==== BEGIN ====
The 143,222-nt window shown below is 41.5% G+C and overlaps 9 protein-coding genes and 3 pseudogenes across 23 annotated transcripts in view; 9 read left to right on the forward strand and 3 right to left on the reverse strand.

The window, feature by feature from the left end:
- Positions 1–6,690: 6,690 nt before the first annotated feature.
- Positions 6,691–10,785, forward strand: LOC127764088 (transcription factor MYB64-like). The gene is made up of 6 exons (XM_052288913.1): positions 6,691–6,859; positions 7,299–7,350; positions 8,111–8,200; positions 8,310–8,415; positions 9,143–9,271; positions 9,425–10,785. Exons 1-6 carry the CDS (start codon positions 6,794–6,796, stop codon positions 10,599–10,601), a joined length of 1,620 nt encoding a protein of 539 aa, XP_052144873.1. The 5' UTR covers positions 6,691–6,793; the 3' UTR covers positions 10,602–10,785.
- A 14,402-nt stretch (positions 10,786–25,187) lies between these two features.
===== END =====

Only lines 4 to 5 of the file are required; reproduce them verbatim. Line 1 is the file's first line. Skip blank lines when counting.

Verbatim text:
- Positions 6,691–10,785, forward strand: LOC127764088 (transcription factor MYB64-like). The gene is made up of 6 exons (XM_052288913.1): positions 6,691–6,859; positions 7,299–7,350; positions 8,111–8,200; positions 8,310–8,415; positions 9,143–9,271; positions 9,425–10,785. Exons 1-6 carry the CDS (start codon positions 6,794–6,796, stop codon positions 10,599–10,601), a joined length of 1,620 nt encoding a protein of 539 aa, XP_052144873.1. The 5' UTR covers positions 6,691–6,793; the 3' UTR covers positions 10,602–10,785.
- A 14,402-nt stretch (positions 10,786–25,187) lies between these two features.